Can Wire Data Be APM?
I recently read something – a blog, a tweet, a LinkedIn article perhaps –
describing the use of wire data to analyze application performance. I
remember that the author’s use of the term “APM” in this context caused
one reader to comment, complaining that “you can’t call wire data APM.”
This was around the same time I referred casually to Dynatrace’s wire data
offering (Data Center Real User Monitoring, or DC RUM) as both “APM for IT
Operations” and “probe-based APM.” So that complaint has stuck with me,
prompting me to ask – and offer an answer to – the question.
It depends, of course, on answers to related questions. How do you define
APM? What role does APM play in your organization? What APM insights can wire
data provide? Let’s take a brief look at each of these.
What is APM to you?
In very general terms (Wikipedia is great for this), APM ... (more)
When we think of application performance problems that are network-related,
we often immediately think of bandwidth and congestion as likely culprits;
faster speeds and less traffic will solve everything, right? This is
reminiscent of recent ISP wars; which is better, DSL or cable modems? Cable
modem proponents touted the higher bandwidth while DSL proponents warned of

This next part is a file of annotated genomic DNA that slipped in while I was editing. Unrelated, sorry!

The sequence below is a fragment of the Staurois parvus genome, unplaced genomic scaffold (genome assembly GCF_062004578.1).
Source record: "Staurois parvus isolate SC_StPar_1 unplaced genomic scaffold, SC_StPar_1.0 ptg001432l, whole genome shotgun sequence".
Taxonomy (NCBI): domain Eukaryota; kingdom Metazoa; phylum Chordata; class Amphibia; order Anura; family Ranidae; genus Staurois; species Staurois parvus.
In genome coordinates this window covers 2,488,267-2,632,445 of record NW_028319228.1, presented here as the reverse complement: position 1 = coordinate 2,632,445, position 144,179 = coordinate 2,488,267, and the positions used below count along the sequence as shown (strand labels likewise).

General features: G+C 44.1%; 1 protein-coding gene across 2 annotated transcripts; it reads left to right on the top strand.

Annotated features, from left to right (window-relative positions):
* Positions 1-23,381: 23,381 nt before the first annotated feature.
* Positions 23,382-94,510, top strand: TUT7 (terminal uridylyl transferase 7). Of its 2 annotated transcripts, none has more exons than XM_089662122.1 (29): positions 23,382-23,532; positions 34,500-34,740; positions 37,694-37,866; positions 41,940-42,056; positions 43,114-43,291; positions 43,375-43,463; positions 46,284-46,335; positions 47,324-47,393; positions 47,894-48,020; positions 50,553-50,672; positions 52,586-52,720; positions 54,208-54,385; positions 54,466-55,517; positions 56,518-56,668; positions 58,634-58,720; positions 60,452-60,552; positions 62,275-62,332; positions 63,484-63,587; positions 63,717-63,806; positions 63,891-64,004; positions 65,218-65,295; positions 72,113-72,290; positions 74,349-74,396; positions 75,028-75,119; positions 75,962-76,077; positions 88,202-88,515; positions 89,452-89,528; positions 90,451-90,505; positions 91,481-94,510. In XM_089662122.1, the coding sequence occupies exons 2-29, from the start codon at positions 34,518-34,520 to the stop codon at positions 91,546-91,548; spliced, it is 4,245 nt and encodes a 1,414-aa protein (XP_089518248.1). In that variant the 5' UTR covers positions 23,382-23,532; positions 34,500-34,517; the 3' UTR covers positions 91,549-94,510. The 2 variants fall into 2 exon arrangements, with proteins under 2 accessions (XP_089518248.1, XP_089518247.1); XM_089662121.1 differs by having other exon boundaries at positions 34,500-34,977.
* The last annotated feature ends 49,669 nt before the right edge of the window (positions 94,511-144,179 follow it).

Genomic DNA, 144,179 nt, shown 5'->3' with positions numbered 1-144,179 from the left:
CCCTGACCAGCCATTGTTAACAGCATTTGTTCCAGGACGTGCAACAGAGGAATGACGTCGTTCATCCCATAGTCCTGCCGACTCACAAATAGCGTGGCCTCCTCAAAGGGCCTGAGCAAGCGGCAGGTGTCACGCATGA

the dangers of sharing the network with your potentially bandwidth-hogging
neighbors. In this blog entry, we'll examine these two closely-related
constraints, beginning the series of performance analyses using the ... (more)
In Part II, we discussed performance constraints caused by both bandwidth and
congestion. Purposely omitted was a discussion about packet loss - which is
often an inevitable result of heavy network congestion. I'll use this blog
entry on TCP slow-start to introduce the Congestion Window (CWD), which is
fundamental for Part IV's in-depth review of Packet Loss.
TCP uses a slow-start algorithm as it tries to understand the characteristics
(bandwidth, latency, congestion) of the path supporting a new TCP connection.
In most cases, TCP has no inherent understanding of th... (more)
In Part IV, we wrapped up our discussions on bandwidth, congestion and packet
loss. In Part V, we examine the four types of processing delays visible on
the network, using the request/reply paradigm we outlined in Part I.
Server Processing (Between Flows)
From the network's perspective, we allocate the time period between the end
of a request flow and the beginning of the corresponding reply flow to server
processing. Generally speaking, the server doesn't begin processing a request
until it has received the entire flow, i.e., the last packet in the request
message; similarly, th... (more)
In Part V, we discussed processing delays caused by "slow" client and server
nodes. In Part VI, we'll discuss the Nagle algorithm, a behavior that can
have a devastating impact on performance and, in many ways, appear to be a
Common TCP ACK Timing
Beyond being important for (reasonably) accurate packet flow diagrams,
understanding "normal" TCP ACK timing can help in the effective diagnosis of
certain types of performance problems. These include those introduced by the
Nagle algorithm, which we will discuss here, and application windowing, to be
discussed in Par... (more)